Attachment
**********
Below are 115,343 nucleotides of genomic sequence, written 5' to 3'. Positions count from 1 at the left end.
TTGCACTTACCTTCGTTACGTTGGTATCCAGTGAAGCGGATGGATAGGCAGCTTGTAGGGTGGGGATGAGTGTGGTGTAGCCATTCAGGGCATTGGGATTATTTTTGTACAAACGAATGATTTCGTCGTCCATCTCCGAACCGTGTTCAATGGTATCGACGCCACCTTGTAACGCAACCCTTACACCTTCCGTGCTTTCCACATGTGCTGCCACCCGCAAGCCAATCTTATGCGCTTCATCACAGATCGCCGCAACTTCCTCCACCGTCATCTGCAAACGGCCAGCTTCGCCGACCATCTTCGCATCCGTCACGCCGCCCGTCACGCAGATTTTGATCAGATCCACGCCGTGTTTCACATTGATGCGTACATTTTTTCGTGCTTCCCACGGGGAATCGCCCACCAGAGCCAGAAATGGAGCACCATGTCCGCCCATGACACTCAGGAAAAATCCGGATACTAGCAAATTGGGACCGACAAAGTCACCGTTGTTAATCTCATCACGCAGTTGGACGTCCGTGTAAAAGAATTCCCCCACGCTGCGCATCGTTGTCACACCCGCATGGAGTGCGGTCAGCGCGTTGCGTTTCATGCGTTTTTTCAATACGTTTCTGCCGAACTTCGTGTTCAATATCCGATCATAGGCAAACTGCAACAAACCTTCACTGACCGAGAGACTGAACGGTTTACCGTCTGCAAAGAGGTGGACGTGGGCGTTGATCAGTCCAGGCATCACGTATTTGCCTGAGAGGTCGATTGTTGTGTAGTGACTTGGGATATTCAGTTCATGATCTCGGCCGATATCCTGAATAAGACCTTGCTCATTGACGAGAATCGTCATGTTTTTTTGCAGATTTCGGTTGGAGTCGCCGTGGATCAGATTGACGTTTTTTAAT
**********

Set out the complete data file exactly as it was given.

Below are 115,343 nucleotides of genomic sequence, written 5' to 3'. Positions count from 1 at the left end.
TTGCACTTACCTTCGTTACGTTGGTATCCAGTGAAGCGGATGGATAGGCAGCTTGTAGGGTGGGGATGAGTGTGGTGTAGCCATTCAGGGCATTGGGATTATTTTTGTACAAACGAATGATTTCGTCGTCCATCTCCGAACCGTGTTCAATGGTATCGACGCCACCTTGTAACGCAACCCTTACACCTTCCGTGCTTTCCACATGTGCTGCCACCCGCAAGCCAATCTTATGCGCTTCATCACAGATCGCCGCAACTTCCTCCACCGTCATCTGCAAACGGCCAGCTTCGCCGACCATCTTCGCATCCGTCACGCCGCCCGTCACGCAGATTTTGATCAGATCCACGCCGTGTTTCACATTGATGCGTACATTTTTTCGTGCTTCCCACGGGGAATCGCCCACCAGAGCCAGAAATGGAGCACCATGTCCGCCCATGACACTCAGGAAAAATCCGGATACTAGCAAATTGGGACCGACAAAGTCACCGTTGTTAATCTCATCACGCAGTTGGACGTCCGTGTAAAAGAATTCCCCCACGCTGCGCATCGTTGTCACACCCGCATGGAGTGCGGTCAGCGCGTTGCGTTTCATGCGTTTTTTCAATACGTTTCTGCCGAACTTCGTGTTCAATATCCGATCATAGGCAAACTGCAACAAACCTTCACTGACCGAGAGACTGAACGGTTTACCGTCTGCAAAGAGGTGGACGTGGGCGTTGATCAGTCCAGGCATCACGTATTTGCCTGAGAGGTCGATTGTTGTGTAGTGACTTGGGATATTCAGTTCATGATCTCGGCCGATATCCTGAATAAGACCTTGCTCATTGACGAGAATCGTCATGTTTTTTTGCAGATTTCGGTTGGAGTCGCCGTGGATCAGATTGACGTTTTTTAAT